Report: Travel Industry Outperformed Global Economy in 2012

The travel and tourism industry outperformed the global economy in 2012, growing faster than manufacturing, retail, financial services and communications, according to new research from the World Travel & Tourism Council (WTTC).

Released yesterday, the research shows that travel and tourism increased its total contribution to GDP by 3 percent, or $500 billion, last year, reaching $6.6 trillion and 9 percent of total GDP. What’s more, travel and tourism generated $765 billion in global investment and $1.2 trillion in global exports, representing 5 percent of the world’s total in both categories.

Travel and tourism also created jobs last year, according to WTTC, adding five million new jobs and reaching global employment of 260 million. As a result, one out of every 11 jobs in the world is now supported by travel and tourism.

“2012 demonstrated again just how resilient the travel and tourism industry is,” WTTC President and CEO David Scowsill said in a statement. “Despite many economic difficulties, last year, for the first time, we saw more than one billion international travelers cross an international border. This industry is an important driver for countries’ economic development and growth strategies. Our industry is responsible for creating jobs, lifting people out of poverty and broadening horizons. But we need international institutions and governments to recognize its strength, to remove restrictive visa and tax regimes, and to work with the private sector to stimulate that growth.”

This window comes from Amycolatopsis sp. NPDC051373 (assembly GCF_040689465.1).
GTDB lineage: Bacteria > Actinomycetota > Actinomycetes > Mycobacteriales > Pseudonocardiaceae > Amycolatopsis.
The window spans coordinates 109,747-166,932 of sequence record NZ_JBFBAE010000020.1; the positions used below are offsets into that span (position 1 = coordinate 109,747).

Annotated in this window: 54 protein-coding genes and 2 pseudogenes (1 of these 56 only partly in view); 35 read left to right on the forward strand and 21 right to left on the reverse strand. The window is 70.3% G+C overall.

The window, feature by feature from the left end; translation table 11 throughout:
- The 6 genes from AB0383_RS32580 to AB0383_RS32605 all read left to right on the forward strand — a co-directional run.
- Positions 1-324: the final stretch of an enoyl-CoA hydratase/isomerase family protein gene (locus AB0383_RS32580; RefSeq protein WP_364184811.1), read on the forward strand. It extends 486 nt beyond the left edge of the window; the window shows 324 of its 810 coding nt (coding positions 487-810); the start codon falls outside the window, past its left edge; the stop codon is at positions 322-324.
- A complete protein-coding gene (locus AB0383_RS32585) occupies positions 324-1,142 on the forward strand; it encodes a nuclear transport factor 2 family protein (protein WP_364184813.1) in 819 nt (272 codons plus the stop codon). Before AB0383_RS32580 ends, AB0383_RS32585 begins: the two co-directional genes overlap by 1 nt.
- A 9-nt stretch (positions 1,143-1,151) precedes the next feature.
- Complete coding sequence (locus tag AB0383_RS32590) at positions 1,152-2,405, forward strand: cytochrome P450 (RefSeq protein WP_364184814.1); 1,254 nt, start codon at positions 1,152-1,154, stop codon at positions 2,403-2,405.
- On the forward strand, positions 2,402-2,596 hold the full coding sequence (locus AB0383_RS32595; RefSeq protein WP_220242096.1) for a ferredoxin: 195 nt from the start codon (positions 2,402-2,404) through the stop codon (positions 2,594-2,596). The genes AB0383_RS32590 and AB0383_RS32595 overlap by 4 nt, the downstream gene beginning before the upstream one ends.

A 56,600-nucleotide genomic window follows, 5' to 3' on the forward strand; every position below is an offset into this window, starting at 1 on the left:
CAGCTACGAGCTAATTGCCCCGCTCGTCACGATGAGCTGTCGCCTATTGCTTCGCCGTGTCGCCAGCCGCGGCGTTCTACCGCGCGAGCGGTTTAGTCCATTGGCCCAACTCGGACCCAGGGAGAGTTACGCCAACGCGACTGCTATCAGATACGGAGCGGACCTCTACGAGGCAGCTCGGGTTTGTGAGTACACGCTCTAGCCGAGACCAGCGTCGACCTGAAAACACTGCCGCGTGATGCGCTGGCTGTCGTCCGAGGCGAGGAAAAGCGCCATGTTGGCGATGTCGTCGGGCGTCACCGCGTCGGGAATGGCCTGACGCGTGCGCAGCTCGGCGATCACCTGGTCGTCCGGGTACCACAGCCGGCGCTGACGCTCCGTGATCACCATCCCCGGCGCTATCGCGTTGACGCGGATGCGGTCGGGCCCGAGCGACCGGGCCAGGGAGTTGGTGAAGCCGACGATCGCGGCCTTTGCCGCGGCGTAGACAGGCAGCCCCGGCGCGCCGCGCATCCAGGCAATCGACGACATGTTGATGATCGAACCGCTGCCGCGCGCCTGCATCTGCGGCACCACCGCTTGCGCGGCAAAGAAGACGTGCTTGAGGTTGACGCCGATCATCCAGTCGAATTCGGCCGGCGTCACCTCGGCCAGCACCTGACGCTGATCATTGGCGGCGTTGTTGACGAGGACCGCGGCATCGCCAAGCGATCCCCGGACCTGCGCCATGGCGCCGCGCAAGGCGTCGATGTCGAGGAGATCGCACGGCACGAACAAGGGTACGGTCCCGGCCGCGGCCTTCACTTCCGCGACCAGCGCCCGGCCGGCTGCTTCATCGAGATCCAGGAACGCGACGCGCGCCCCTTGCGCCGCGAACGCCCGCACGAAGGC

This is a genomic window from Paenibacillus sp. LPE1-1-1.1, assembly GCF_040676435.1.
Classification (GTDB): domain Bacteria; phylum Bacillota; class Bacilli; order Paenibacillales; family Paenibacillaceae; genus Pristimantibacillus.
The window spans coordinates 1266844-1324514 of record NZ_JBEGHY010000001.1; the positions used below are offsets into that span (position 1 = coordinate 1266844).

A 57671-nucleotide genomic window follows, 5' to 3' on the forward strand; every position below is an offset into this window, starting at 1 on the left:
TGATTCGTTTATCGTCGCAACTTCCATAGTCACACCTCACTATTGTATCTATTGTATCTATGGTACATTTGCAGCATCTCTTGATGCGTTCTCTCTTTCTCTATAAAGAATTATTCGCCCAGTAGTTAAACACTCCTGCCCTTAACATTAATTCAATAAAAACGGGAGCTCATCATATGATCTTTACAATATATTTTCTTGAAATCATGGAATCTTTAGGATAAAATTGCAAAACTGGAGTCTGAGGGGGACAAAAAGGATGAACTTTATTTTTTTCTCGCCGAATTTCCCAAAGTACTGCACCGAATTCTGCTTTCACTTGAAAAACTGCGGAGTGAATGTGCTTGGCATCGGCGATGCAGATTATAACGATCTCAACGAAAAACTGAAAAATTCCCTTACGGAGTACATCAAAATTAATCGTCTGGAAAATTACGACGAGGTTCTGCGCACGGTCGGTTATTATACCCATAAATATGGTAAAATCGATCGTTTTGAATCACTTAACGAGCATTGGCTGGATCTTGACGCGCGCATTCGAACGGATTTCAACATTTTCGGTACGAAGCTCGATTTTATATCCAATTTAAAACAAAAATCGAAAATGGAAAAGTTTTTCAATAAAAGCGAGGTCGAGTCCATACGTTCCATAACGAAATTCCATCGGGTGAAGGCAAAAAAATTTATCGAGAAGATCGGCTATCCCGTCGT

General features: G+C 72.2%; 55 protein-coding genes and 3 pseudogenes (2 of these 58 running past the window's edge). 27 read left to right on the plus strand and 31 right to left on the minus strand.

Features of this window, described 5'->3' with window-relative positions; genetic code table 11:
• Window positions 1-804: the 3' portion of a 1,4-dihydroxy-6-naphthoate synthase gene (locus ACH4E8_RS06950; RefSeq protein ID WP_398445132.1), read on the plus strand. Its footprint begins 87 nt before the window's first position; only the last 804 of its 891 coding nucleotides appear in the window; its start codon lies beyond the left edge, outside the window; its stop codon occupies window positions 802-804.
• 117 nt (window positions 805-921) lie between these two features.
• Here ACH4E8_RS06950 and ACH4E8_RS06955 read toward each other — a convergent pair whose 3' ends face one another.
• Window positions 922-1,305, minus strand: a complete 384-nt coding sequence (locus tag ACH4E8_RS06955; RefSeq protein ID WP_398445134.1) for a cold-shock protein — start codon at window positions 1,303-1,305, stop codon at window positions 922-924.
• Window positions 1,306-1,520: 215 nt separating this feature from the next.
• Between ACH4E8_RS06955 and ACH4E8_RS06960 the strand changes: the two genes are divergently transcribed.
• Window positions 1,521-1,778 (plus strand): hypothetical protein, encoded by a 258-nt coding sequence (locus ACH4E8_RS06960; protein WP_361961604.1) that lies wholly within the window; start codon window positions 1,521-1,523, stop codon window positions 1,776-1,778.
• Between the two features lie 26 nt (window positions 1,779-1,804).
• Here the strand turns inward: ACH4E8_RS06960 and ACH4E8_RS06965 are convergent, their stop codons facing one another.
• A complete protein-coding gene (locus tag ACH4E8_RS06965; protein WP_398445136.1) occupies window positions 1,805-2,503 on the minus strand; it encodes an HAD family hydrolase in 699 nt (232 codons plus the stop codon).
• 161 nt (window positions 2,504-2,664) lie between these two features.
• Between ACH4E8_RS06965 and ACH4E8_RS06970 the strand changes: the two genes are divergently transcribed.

WTTC predicts further growth for travel and tourism in 2013. This year, it forecasts, the industry will increase its total contribution to GDP by another 3.2 percent while creating another 6 million jobs worldwide.

“It is clear that the industry is going to be a significant driver of global growth and employment for the next decade,” Scowsill continued. “The rise in emerging market destinations explains some of the strong growth in [travel and tourism] (particularly employment). As the shift from a manufacturing to a services economy increases in many countries, so the share of [travel and tourism] employment out of total employment will increase, as will the share of tourism’s contribution to total GDP.”

Growing faster than any other economy, Scowsill pointed out, is China, which WTTC forecasts will overtake the United States to be the world’s largest travel and tourism economy by 2023.

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